As a student at Grand Rapids Catholic Central High School, Shomari Tate wished he had someone to talk to about cultural issues and how he approaches them as a Christ follower.

Now, he is blessed to be that person for students at his alma mater.

Tate never thought he would be a mentor for high school students, but in 2019, God called him to just that.

“It came to me that what God was working on was not just a vocation where I would be helping people, but also one where I can spread the mission and the gospel of Jesus Christ,” Tate said.

As the director of equity and multiculturalism at Grand Rapids Catholic Central, Tate has the privilege of leading and engaging with students as they seek to create a more inclusive culture. Tate’s role also includes leading the charge on the school’s multicultural efforts and making sure educators have tools to teach diverse perspectives on each subject, whether that’s math, science or history.

“The mission of Catholic Central is to know and love God, seek knowledge and truth, respect the dignity of each person and contribute to society through leadership and service,” Tate said. “It becomes very easy to insert cultural topics into the curriculum because our mission alludes to this.”

Tate is amazed by how today’s high schoolers seem to eagerly engage with today’s cultural issues and discern how they can work to solve them.

“I’ve never seen a more intellectual group of kids,” Tate said. “They have so much information at their disposal. They’re asking questions I never would have thought of at that age.”

Tate examines social justice not only one-on-one and in the classroom but also as the defensive line coach and chaplain for Catholic Central’s state championship football team.

“For high schoolers, living as a Christian is countercultural in 2021,” Tate said. “They have been set apart, as 1 Peter 2:9 tells them. Our 2020 state championship theme was having a humble heart. I’m trying to teach these young men that while football is an important part of their lives, it’s also preparing them for the battles they will face later in life.”

Tate accepted his position at Catholic Central at the same time he began his degree program at Grand Rapids Theological Seminary. He fully believes that this was no accident—God is teaching him in both classrooms, whether he’s the student or the instructor himself. While his students wrestle with the culture of today, he is wrestling with theology and doctrine.

“During my program, I applied what I was learning in my classes to what I was talking about with my students,” Tate said. “The courses helped me stand on the teachings of the Bible while providing an ethical approach to those under my care.”

At the heart of Tate’s ministry to high schoolers, whether that’s in class or on the football field, is a desire to help them view social justice through a biblical lens. He often uses the story of the Good Samaritan—a story familiar to most Christ followers but oftentimes misunderstood.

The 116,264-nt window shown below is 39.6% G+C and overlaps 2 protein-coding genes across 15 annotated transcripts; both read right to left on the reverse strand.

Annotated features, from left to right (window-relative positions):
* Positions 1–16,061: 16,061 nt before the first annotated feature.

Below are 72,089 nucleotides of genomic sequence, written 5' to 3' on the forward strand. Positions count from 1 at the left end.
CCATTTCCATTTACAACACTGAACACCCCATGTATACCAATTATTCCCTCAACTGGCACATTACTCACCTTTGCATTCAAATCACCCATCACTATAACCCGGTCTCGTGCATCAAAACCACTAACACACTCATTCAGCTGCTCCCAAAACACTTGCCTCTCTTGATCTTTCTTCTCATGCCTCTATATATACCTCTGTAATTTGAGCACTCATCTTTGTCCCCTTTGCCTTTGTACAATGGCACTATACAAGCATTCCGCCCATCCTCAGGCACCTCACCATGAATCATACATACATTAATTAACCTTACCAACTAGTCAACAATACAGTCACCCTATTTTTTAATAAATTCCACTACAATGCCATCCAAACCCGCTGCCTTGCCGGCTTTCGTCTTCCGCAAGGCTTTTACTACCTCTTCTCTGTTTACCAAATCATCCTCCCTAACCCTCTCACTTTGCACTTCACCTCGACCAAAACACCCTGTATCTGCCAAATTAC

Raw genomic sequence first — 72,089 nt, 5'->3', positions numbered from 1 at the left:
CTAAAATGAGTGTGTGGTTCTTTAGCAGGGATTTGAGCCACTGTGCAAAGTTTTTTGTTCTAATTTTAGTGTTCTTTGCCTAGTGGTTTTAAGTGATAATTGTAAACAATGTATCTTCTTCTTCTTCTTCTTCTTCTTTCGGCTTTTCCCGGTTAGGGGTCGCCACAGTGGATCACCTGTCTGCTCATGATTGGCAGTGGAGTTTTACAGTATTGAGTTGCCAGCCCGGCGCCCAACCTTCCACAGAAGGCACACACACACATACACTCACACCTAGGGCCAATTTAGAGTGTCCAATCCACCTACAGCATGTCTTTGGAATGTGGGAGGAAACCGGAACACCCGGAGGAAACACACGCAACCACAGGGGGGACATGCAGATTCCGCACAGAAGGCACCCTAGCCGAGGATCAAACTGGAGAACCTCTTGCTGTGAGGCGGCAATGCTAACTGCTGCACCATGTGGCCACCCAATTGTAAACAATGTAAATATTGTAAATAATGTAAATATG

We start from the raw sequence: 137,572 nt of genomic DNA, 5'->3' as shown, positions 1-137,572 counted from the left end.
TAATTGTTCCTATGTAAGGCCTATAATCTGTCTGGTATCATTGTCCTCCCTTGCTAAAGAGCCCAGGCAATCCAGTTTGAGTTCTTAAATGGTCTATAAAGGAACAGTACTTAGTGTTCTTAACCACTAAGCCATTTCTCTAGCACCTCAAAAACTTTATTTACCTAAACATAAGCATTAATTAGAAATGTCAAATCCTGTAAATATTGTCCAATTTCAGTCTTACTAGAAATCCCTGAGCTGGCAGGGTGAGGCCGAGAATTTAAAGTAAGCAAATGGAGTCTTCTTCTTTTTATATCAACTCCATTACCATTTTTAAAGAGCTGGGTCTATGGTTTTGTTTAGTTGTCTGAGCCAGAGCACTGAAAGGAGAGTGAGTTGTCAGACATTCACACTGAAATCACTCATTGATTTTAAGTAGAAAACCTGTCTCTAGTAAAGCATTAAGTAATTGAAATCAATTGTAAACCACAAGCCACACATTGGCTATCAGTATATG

In the story of the Good Samaritan, the religious clergy of the day ignored the man in the ditch. The man was ritualistically unclean, so avoiding him was doctrinally correct. But through the lens of the Gospels, the clergy should have treated the man with love first.

“The Samaritan in the story would be considered a person of color by today’s standards,” Tate said. “While doctrines and theology are important, I want my students to understand that loving others as Christ loves us is essential to both the gospel and social justice.”

Being a mentor to high schoolers isn’t always easy, Tate says, but it’s an extreme privilege to have influence on their lives. At an age where they are forming their own worldviews, it’s important for teens to have a mentor they can come to with questions. Tate listens and responds but also knows there are lessons they have to learn on their own. At the end of the day, his high schoolers will enter into a world that might not understand their faith.

“We are in the midst of a cultural reckoning, and the Lord is calling us to speak to some things that have been ignored for quite some time,” Tate said. “My prayer is that we come out more unified than ever.”

And Tate’s role as a mentor to young minds is exactly where God wants him in the midst of this reckoning. He’s preparing students to preach a gospel of radical love in a culture that is thirsty for the truth.

About Shomari

Shomari Tate serves as the director of equity and multiculturalism at Grand Rapids Catholic Central High School. He graduated from Michigan State University in 2017 with his Bachelor of Arts in political science and government and again in 2019 with a Master of Public Policy in political science. He graduated from GRTS in 2021 with his Master of Arts in ministry leadership. In fall 2021, he will begin his Doctor of Education degree through PGS.